I recently had a three day ass-kicking on a Cessna 421 gear system that was popping the control breaker whenever the gear handle was placed in the up position. The system uses two switches on each gear and all three systems are wired in parallel. We had a short in the right wing disconnect plug, but the problem could not be truly isolated until all gear wiring was separated by individual gear. This involved physically tracing wires in the nose and under the instrument panel. This aircraft model uses "splices" instead of terminal blocks. Finding those splices was a REAL pain.
Otherwise, some learning was accomplished: A hydraulic selector valve and a hydraulic load valve are used to retract and extend the gear. From my best guess, the load valve (supplies pressure) is used for both up and down. The selector valve appears only to be used in the up direction. I'm assuming that when the solenoid is powered on the selector valve it pushes on a spring that normally keeps the valve porting fluid for a gear down condition.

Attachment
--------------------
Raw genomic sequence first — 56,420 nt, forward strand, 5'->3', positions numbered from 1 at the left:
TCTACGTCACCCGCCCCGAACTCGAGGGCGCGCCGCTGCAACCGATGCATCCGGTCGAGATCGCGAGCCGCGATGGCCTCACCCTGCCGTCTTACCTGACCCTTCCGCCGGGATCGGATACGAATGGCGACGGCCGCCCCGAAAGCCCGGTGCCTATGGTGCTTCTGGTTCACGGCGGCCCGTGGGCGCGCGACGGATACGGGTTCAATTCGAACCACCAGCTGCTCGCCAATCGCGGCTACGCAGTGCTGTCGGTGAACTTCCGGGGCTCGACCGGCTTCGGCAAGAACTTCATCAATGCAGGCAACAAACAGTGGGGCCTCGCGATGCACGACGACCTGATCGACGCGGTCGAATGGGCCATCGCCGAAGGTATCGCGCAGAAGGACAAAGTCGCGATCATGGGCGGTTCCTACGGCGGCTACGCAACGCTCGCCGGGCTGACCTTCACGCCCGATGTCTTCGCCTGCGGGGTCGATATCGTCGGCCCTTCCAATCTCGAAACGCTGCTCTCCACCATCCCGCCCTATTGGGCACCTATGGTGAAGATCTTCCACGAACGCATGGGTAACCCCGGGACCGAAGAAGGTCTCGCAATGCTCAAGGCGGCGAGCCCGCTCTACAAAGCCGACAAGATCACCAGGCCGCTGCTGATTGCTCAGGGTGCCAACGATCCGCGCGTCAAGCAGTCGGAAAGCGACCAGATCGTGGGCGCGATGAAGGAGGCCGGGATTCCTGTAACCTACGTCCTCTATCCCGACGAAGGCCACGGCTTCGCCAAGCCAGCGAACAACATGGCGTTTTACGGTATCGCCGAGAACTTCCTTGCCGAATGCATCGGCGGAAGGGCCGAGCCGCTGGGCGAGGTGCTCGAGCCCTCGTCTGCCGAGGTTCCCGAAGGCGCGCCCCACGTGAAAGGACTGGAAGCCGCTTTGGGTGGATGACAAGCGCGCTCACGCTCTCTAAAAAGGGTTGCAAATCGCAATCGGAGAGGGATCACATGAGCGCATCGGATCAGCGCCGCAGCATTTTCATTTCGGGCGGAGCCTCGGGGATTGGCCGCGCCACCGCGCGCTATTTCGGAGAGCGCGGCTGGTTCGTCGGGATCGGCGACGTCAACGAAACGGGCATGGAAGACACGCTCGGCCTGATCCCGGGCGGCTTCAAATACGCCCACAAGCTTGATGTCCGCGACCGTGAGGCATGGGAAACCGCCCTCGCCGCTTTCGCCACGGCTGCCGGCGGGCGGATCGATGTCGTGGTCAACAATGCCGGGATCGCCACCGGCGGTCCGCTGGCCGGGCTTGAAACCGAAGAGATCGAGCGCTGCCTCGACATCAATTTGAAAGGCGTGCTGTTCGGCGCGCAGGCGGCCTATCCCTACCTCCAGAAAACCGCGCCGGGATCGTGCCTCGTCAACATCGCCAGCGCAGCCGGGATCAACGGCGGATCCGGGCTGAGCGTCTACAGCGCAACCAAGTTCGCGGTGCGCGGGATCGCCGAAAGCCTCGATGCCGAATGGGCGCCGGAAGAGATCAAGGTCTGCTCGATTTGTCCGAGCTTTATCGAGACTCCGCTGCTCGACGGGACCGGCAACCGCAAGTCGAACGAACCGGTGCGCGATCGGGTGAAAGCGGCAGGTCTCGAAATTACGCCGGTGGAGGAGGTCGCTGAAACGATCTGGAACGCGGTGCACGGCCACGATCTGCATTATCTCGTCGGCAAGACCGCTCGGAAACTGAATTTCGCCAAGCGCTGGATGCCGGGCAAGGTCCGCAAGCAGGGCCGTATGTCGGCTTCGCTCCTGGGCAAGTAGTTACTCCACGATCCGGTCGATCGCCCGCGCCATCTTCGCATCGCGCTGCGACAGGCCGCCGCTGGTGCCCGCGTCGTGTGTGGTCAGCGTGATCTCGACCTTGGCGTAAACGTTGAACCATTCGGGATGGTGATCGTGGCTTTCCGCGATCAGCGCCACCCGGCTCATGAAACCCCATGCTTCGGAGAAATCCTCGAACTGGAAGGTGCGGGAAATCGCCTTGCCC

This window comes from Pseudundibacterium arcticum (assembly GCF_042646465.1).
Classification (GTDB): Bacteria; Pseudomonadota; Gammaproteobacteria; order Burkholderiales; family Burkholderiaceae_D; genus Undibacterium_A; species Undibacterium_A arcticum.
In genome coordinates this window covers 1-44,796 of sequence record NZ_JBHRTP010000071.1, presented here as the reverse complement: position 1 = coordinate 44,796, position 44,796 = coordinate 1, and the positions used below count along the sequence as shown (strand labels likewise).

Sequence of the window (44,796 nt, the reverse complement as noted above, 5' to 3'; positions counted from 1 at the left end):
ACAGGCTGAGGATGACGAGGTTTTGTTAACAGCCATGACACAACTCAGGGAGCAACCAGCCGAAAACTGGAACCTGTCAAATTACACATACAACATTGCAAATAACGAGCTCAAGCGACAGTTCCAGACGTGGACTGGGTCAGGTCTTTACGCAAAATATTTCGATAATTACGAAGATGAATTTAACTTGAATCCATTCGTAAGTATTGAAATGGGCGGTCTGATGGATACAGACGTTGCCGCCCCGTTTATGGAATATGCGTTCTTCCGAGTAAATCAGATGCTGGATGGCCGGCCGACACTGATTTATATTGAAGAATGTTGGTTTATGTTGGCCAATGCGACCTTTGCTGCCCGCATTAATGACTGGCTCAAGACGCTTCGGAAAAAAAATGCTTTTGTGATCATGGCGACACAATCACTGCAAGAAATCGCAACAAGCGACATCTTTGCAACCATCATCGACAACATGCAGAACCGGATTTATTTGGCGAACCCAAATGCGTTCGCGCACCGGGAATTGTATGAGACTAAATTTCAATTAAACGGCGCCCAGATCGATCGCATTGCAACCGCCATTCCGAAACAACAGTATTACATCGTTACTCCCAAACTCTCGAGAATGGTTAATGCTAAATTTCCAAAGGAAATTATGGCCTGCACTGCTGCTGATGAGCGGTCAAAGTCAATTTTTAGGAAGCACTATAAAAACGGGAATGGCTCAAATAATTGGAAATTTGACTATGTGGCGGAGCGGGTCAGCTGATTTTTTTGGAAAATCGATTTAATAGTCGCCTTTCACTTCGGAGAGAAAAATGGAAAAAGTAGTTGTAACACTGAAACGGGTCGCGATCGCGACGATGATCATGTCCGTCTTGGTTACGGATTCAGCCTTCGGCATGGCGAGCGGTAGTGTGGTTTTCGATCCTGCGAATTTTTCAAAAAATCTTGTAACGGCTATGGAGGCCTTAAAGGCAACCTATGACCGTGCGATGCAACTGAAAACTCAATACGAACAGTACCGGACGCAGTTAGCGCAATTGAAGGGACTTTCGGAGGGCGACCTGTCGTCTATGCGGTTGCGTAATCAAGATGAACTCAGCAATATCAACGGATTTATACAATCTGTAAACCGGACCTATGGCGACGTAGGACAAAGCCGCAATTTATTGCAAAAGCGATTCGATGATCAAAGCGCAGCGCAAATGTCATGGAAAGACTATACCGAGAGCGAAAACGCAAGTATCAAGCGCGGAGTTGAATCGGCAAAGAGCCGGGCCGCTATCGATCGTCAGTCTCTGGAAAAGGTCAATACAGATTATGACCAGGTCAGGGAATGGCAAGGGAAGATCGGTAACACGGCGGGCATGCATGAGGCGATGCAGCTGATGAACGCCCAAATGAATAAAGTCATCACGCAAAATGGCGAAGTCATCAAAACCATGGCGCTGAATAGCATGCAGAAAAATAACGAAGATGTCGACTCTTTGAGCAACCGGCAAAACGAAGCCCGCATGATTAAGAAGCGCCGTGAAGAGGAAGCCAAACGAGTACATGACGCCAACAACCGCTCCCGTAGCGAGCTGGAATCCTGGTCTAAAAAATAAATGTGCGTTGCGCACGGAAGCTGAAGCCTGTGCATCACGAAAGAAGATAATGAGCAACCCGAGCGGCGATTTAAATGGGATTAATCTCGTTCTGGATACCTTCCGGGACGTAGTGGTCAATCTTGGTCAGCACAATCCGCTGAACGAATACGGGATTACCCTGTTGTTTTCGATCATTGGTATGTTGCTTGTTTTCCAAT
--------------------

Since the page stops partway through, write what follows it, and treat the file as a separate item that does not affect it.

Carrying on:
Wiring depicted in the 421 maintenance manual.
Condition when gear handle selected up.
Gear up and locked when gear handle selected down.
In thinking back...... it is very important to make sure that both sets of switches on each gear are wired correctly. If by chance (I'll throw out an example) the left gear downlock switch is bad and the left gear actuator is slower than the other two, power will be removed from the load valve before the left gear is fully down and locked.
It is a little far fetched though, I'm betting gravity along with the initial down movement would probably let the gear lock down. I could easily push the gear into a lock when it was hanging halfway.
Now...... would gravity be hindering the gear going up and locked???